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Lesotho - Country Profile

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Status and Trends of Biodiversity

Overview

Although less than 1% of the country is currently under protection, a few protected areas exist, which are the Sehlabathebe National Park, the Tsehlanyane National Park, the Bokong Nature Reserve and the Masitise Nature Reserve. Lesotho has listed the Letsa-la-Letsie wetland in the Quthing district as a wetland of international significance. This wetland is the source of the Quthing River, which is a major tributary of Senqu or the Orange River, one of the largest in southern Africa. The Maloti minnow, an endemic species of fish, can be found in selected highland rivers and is considered to be a good indicator of water quality. Rangelands present the biggest challenge to Lesotho and a serious loss to biodiversity. Lesotho is experiencing a high erosion rate as a result of poor range management practices.

Implementation of the Convention

Measures Taken to Achieve the 2010 Target

Lesotho mentions that many objectives related to the 2010 target are included in the NBSAP, notably in regard to invasive alien species. Efforts are under way to increase the protected area coverage through ongoing conservation programmes. In regard to specific work programmes, Lesotho intends, for example, to promote diversification of agriculture to help ensure food security. The promotion of sustainable use of natural resources has been integrated into national plans as well as some sectoral activities, notably forestry. Lesotho and South Africa established a transfrontier management project of biodiversity hot spots in the mountains. In addition, Lesotho intends to create a pollution control division and assess the likely causes of pollution in the country. The country is also committed to restoring degraded wetlands to enable them to perform their function of filtering and discharging clean water for down stream communities. Community participation in many aspects, such as forestry and ecotourism, constitutes another of the State’s commitments.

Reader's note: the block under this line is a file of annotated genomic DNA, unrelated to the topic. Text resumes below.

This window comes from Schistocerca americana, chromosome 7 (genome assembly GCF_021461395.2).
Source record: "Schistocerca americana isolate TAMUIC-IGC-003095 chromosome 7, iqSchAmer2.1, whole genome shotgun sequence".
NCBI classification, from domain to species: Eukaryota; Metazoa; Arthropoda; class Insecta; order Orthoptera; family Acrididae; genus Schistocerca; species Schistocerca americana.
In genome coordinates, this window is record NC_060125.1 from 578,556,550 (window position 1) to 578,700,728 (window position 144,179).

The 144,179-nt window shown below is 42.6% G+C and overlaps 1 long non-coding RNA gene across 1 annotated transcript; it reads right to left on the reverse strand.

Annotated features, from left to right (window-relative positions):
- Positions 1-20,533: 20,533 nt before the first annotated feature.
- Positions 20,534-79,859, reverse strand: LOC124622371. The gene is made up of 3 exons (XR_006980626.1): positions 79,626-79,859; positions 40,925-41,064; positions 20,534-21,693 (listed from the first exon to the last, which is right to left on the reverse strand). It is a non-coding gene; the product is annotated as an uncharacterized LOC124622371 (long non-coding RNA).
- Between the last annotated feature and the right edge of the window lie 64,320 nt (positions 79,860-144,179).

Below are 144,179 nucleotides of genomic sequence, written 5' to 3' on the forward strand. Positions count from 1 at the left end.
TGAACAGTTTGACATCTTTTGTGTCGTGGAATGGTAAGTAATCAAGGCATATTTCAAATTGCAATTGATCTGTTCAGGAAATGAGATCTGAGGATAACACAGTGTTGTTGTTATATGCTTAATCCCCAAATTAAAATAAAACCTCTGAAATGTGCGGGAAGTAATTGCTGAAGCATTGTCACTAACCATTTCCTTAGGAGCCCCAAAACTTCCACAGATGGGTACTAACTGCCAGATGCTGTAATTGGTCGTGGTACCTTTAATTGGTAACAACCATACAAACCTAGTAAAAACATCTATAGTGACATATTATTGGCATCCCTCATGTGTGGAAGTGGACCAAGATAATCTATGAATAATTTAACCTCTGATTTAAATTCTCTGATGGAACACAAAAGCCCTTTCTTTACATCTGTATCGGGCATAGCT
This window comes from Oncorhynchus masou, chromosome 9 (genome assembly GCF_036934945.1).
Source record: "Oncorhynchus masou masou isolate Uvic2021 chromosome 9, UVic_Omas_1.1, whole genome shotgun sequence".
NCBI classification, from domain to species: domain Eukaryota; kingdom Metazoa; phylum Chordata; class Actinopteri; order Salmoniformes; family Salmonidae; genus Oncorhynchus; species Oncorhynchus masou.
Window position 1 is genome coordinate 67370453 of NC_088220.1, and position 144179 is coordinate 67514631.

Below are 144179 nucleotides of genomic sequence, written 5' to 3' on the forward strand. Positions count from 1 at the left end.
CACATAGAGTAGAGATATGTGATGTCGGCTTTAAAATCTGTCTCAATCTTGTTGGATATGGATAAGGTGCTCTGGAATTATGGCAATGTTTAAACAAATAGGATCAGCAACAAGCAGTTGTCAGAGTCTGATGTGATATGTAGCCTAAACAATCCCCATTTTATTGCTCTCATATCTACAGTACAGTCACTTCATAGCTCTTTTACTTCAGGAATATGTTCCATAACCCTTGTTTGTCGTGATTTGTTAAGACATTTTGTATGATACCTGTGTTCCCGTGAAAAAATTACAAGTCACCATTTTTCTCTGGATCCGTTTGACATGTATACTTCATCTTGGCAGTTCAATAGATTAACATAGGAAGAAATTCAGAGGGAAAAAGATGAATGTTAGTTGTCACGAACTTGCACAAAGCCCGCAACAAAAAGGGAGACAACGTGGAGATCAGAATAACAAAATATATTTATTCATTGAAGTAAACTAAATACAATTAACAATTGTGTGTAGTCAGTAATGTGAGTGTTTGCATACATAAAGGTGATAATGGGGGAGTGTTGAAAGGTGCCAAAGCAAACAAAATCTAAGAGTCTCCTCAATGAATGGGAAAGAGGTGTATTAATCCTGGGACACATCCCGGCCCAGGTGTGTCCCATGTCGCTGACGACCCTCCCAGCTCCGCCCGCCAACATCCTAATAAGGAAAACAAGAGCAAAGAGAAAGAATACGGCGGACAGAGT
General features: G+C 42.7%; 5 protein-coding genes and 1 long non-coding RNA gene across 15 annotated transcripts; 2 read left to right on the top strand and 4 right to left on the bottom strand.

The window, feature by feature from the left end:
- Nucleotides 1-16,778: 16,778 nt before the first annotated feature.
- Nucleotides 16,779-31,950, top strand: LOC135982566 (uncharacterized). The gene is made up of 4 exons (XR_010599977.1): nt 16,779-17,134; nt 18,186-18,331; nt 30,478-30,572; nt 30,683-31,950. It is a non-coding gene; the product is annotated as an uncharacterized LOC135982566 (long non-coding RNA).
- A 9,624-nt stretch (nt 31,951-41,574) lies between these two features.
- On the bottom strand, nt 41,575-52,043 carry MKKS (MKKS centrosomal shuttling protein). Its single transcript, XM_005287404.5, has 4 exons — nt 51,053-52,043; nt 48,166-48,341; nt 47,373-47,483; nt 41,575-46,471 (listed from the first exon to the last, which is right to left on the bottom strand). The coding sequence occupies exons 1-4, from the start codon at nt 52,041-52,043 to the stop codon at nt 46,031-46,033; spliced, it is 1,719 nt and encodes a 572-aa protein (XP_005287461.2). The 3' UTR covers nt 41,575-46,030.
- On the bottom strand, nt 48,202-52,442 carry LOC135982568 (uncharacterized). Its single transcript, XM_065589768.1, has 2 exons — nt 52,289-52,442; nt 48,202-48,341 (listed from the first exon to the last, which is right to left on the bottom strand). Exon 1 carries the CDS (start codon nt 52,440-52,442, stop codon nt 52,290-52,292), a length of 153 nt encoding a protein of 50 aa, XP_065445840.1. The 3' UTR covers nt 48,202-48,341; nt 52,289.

Initiatives for Article 8(j)

The Government has taken measures to strengthen the capacity of indigenous and local communities and to enhance their involvement in decision-making processes, notably through assistance for the formation of interest groups such as Traditional Healers, Initiators, Herders and Artisans Associations. Also, the Environment Act 2001 and Environment policy have provisions that foster and promote effective participation of indigenous and local communities in decision-making processes. Assisted by the Department of Environment, the owners of traditional initiation schools undertake field studies to exchange experiences and learn other approaches to tackling current trends threatening indigenous knowledge. There is a provision of a 30% quota for women in local Government community development councils, which are in charge of all developmental issues including land management and conservation. There is a Department established specifically to address gender issues, with the priority of female participation in all structures of development.

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  • United Nations
  • United Nations Environment Programme